Home Business NewsBusiness Almost half of savers in their 50s and 60s don’t know how they will access their pension

Almost half of savers in their 50s and 60s don’t know how they will access their pension

by LLB Editor
30th Jun 23 11:58 am

Almost half of defined contribution (DC) pension savers in their 50s and 60s haven’t considered how they will access their retirement pot, new research published today shows.

People with low levels of pension wealth are less likely to know how they will access pension, Institute for Fiscal Studies research suggests.

“Large majority” of DC pension savers take their entire pension in one go – but average full withdrawal of £22,600 is “small fraction” of overall wealth.

The post-mini-Budget bond market nightmare shows the damage low levels of engagement can cause to people’s retirement plans.

Tom Selby, head of retirement policy at AJ Bell, comments: “Boosting engagement levels throughout the retirement savings journey, particularly in the run-up to pension access and as savers start taking an income from their hard-earned pot, is crucial as the UK transitions from a system dominated by guaranteed defined benefit (DB) pensions to one where savers have more flexibility and responsibility through defined contribution (DC) plans.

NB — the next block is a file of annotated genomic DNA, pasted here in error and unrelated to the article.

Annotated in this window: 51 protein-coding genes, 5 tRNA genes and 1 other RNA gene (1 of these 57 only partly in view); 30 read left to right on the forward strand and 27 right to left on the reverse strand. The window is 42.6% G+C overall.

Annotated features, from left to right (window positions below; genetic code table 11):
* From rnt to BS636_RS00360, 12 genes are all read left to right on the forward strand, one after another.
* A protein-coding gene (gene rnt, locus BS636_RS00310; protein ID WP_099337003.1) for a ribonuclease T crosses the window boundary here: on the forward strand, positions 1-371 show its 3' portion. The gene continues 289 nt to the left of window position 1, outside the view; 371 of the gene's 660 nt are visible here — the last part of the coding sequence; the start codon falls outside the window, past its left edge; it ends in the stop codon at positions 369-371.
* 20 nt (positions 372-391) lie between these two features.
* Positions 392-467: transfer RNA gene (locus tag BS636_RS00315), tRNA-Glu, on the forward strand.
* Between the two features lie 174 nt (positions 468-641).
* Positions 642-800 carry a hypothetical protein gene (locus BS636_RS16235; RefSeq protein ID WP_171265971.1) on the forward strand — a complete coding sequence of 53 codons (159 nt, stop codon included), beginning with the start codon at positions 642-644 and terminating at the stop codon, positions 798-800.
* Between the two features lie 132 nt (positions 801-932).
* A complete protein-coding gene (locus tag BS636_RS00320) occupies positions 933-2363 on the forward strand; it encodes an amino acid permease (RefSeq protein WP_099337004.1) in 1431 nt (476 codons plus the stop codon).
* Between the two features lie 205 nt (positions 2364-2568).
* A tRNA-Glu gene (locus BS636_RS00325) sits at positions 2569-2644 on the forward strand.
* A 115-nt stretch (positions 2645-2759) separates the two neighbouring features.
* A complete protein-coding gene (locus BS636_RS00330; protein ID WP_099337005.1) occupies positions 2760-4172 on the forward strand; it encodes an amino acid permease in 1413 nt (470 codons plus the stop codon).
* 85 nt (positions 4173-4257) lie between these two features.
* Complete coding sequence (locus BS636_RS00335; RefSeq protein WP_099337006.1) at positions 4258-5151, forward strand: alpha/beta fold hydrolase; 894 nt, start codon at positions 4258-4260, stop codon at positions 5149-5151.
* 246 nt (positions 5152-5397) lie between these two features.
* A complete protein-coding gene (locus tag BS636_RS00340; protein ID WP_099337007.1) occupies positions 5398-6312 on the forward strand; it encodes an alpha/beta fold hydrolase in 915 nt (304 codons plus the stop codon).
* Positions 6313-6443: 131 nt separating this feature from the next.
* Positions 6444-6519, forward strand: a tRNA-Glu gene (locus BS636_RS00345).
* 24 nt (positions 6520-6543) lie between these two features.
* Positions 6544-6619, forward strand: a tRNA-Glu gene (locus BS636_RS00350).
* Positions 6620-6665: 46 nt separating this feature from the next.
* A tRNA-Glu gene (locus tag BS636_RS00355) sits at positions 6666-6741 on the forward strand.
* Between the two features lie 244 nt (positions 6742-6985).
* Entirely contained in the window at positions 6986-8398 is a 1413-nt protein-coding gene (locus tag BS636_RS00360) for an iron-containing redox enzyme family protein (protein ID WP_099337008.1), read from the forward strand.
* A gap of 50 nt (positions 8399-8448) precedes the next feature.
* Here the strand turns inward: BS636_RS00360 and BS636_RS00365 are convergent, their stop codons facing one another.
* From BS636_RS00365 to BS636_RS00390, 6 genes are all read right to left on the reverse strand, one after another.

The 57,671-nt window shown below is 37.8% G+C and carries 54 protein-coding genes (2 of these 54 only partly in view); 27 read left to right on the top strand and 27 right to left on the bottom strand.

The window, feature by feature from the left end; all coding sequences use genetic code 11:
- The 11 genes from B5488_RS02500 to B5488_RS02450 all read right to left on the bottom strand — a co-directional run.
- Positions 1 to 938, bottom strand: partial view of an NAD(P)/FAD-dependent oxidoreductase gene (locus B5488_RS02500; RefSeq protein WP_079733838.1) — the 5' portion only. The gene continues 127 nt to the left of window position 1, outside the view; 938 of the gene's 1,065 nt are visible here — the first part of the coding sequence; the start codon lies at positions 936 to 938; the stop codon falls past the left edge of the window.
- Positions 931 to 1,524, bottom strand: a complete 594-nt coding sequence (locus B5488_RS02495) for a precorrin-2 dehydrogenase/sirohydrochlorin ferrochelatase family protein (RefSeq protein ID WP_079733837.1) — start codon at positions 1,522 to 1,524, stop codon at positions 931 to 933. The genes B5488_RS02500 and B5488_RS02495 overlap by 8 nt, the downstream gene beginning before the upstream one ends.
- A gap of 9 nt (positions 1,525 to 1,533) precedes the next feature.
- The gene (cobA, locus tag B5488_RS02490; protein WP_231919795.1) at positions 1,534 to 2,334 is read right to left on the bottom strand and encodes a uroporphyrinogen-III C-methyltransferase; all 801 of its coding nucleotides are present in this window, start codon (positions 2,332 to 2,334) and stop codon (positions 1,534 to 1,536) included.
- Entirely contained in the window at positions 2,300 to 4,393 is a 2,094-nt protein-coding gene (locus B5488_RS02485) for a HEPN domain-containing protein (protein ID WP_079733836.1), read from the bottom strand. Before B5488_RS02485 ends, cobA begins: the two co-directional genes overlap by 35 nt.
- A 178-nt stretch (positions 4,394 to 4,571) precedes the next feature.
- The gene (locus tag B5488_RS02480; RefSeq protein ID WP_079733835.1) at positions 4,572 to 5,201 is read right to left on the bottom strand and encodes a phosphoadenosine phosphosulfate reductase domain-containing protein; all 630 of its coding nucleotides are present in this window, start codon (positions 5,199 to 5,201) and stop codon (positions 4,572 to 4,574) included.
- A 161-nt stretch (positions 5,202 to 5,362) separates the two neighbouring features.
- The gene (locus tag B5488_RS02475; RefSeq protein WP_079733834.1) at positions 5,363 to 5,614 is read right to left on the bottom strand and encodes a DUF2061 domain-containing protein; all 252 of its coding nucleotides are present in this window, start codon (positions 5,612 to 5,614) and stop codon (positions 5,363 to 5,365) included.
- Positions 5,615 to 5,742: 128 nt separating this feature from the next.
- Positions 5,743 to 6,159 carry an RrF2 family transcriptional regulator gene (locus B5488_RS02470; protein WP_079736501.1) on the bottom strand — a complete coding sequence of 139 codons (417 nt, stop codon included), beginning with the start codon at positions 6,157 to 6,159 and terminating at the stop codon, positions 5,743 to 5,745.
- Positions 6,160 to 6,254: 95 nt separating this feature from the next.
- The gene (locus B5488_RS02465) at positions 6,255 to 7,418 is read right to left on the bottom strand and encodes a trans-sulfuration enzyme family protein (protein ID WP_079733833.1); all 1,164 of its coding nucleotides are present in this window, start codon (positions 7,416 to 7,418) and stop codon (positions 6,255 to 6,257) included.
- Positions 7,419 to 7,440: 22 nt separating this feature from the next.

“While on the face of it the fact almost half of DC savers haven’t got a clue how they will access their retirement pot might be a cause for concern, there are some fairly obvious reasons why this might be the case. Anyone in their mid or even late 50s could be a decade or more away from touching their pension, so you wouldn’t necessarily expect them to have considered how they might go about this.

“Furthermore, for the majority of people who choose to enter drawdown when they first access their pension, this point in time will not necessarily require a big change in their investments. For those just accessing their tax-free cash, for example, there might be no need to shift their underlying investment approach at all – although de-risking the portion they plan to access could be sensible.

“Anyone entering drawdown might want to move some money into cash to pay their income and move to a strategy focussed on delivering that income, but again this won’t necessarily mean a big overhaul of their underlying investments.

“Once you start taking an income through drawdown, engagement is absolutely critical, particularly to ensure you are invested appropriately and aren’t risking exhausting your pot too soon. Similarly, for those planning to buy an annuity, engagement at least five years prior is critical to make sure your investments are in order.”

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